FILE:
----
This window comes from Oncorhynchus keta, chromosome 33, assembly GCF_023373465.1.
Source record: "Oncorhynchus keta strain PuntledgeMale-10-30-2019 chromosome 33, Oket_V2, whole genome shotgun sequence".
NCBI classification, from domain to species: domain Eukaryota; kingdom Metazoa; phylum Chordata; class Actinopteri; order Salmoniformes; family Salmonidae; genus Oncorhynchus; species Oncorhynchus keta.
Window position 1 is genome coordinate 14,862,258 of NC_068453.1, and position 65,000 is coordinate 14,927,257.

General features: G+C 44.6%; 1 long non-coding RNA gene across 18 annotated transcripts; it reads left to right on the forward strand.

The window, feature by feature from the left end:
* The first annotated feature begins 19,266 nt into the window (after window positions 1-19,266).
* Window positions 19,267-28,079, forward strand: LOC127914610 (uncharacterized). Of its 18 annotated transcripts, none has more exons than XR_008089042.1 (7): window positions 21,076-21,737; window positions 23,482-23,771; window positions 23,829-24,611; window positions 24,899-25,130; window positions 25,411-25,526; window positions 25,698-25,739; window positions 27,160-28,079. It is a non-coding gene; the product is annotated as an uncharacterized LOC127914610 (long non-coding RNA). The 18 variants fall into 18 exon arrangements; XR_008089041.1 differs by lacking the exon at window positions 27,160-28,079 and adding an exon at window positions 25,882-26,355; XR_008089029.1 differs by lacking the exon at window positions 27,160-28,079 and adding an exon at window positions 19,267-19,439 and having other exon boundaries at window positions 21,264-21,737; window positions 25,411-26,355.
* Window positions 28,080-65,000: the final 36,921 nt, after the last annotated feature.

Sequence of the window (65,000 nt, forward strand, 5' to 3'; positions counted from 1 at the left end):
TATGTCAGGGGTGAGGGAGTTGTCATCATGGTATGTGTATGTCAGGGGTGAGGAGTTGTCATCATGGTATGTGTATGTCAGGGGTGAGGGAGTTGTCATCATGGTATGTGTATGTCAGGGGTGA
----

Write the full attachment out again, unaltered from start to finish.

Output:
This window comes from Oncorhynchus keta, chromosome 33, assembly GCF_023373465.1.
Source record: "Oncorhynchus keta strain PuntledgeMale-10-30-2019 chromosome 33, Oket_V2, whole genome shotgun sequence".
NCBI classification, from domain to species: domain Eukaryota; kingdom Metazoa; phylum Chordata; class Actinopteri; order Salmoniformes; family Salmonidae; genus Oncorhynchus; species Oncorhynchus keta.
Window position 1 is genome coordinate 14,862,258 of NC_068453.1, and position 65,000 is coordinate 14,927,257.

General features: G+C 44.6%; 1 long non-coding RNA gene across 18 annotated transcripts; it reads left to right on the forward strand.

The window, feature by feature from the left end:
* The first annotated feature begins 19,266 nt into the window (after window positions 1-19,266).
* Window positions 19,267-28,079, forward strand: LOC127914610 (uncharacterized). Of its 18 annotated transcripts, none has more exons than XR_008089042.1 (7): window positions 21,076-21,737; window positions 23,482-23,771; window positions 23,829-24,611; window positions 24,899-25,130; window positions 25,411-25,526; window positions 25,698-25,739; window positions 27,160-28,079. It is a non-coding gene; the product is annotated as an uncharacterized LOC127914610 (long non-coding RNA). The 18 variants fall into 18 exon arrangements; XR_008089041.1 differs by lacking the exon at window positions 27,160-28,079 and adding an exon at window positions 25,882-26,355; XR_008089029.1 differs by lacking the exon at window positions 27,160-28,079 and adding an exon at window positions 19,267-19,439 and having other exon boundaries at window positions 21,264-21,737; window positions 25,411-26,355.
* Window positions 28,080-65,000: the final 36,921 nt, after the last annotated feature.

Sequence of the window (65,000 nt, forward strand, 5' to 3'; positions counted from 1 at the left end):
TATGTCAGGGGTGAGGGAGTTGTCATCATGGTATGTGTATGTCAGGGGTGAGGAGTTGTCATCATGGTATGTGTATGTCAGGGGTGAGGGAGTTGTCATCATGGTATGTGTATGTCAGGGGTGA